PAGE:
Rail travel reduces the impact on the environment, spares resources and saves energy.
To carry 16 percent of passenger traffic and 37 percent of freight, railways need just 5 percent of all the energy consumed by transport in Switzerland. However, SBB would like to do even more for the environment. It has therefore decided to make even greater efforts and implement a three-stage action plan.
SBB’s trains already draw 90% of their energy from hydropower. The remaining 10% is nuclear power. By 2025, all rail power is to come from renewable sources. In addition to ensuring guarantees of origin for renewable energy supplies, which is standard practice in the industry, SBB will also make physical efforts to ensure the remaining 10% can be sourced from its own facilities or at least from facilities under contract. SBB is currently in related negotiations and will communicate updates in due course.
SBB aims to save 850 gigawatt hours of electricity by 2030; this equates to some 30 percent of its total energy requirement or to the annual electricity consumption of 200,000 households. To ensure that this ambitious goal is achieved, SBB is putting comprehensive energy-saving measures into effect in all its divisions: its passenger and freight operations, its buildings and its infrastructure installations. More details can be found in the "Energy efficiency" section below.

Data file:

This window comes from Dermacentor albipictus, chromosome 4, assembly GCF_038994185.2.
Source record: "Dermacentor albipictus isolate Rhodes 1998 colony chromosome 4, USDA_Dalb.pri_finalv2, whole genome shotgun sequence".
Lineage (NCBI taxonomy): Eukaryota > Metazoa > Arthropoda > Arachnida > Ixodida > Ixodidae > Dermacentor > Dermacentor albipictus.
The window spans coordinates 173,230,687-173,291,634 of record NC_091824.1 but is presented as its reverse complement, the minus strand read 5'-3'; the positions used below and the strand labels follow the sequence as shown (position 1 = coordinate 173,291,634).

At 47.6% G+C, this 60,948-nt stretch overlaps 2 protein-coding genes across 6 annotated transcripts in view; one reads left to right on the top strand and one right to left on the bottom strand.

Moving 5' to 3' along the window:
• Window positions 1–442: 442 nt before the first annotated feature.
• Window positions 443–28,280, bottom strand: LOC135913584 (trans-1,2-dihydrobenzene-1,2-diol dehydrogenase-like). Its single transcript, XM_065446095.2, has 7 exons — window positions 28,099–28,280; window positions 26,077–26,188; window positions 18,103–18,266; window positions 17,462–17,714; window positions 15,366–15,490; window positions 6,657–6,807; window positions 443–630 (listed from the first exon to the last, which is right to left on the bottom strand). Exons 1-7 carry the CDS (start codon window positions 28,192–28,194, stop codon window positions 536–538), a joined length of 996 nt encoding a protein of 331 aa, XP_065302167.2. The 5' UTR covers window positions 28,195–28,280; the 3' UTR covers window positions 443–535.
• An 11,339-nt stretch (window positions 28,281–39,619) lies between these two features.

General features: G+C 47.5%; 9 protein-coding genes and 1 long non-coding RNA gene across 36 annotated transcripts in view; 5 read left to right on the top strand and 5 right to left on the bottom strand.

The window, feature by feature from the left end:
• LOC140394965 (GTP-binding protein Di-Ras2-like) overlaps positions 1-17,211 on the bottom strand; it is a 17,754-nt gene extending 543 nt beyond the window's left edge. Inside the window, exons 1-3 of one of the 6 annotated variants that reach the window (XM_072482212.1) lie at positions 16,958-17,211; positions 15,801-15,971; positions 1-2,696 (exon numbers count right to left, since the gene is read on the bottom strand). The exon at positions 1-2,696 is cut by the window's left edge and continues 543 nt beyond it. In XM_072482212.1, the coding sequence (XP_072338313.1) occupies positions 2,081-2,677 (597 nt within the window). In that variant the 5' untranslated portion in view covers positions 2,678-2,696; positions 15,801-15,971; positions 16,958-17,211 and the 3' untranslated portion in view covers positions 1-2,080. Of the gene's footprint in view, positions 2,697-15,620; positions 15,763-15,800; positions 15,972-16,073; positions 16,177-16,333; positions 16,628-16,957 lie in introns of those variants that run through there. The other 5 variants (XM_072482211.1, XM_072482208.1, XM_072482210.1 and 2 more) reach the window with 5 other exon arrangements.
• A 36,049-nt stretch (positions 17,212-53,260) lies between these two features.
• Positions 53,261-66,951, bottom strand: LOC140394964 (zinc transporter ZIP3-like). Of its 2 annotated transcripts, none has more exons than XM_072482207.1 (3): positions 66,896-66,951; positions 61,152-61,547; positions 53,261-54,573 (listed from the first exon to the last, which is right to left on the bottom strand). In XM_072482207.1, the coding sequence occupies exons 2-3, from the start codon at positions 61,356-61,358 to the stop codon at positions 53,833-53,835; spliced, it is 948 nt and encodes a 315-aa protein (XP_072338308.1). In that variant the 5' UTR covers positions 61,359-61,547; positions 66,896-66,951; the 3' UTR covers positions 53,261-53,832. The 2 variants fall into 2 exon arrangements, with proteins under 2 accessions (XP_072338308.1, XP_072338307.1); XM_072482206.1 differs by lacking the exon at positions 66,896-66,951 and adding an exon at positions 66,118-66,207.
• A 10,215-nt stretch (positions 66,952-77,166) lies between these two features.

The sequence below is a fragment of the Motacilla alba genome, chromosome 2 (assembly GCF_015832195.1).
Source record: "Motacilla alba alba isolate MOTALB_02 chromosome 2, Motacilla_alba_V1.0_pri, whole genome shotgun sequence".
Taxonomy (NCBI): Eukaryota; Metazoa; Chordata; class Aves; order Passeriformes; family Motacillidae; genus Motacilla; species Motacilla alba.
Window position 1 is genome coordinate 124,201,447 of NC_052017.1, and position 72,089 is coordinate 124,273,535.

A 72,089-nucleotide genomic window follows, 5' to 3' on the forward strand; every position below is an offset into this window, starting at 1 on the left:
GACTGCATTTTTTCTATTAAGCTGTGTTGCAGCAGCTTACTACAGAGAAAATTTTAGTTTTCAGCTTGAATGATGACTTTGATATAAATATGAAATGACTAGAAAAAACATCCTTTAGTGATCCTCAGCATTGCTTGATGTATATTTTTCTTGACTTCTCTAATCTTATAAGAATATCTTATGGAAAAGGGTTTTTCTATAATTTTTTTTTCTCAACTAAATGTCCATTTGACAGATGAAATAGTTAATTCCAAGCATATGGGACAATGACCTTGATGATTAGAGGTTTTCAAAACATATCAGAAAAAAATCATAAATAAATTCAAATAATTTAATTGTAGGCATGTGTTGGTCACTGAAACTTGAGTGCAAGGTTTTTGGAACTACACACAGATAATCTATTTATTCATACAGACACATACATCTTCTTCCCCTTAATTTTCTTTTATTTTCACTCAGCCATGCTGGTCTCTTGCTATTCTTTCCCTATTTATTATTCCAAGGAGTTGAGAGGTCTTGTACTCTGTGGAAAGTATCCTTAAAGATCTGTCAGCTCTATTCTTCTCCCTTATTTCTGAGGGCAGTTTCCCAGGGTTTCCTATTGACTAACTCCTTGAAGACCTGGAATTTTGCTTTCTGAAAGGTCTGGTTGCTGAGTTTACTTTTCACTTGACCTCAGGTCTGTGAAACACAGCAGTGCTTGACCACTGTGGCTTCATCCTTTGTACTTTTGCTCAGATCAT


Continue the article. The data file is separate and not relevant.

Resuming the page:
At the end of 2017, SBB adopted an action plan as part of the federal government's Exemplary Energy and Climate initiative to make better use of the potential of new renewable energies, i.e. photovoltaics, wind power and small-scale hydro power. More details can be found in the "New renewable energies" section below.
SBB decided on the last step at the beginning of 2020. Fossil fuel use will be gradually reduced and technical gases in switchgear and cooling systems will be replaced by more climate-friendly variants. This will reduce greenhouse gas emissions by 50 percent by 2030, with the remaining emissions being offset. More details can be found in the "Climate-friendly energy" section below.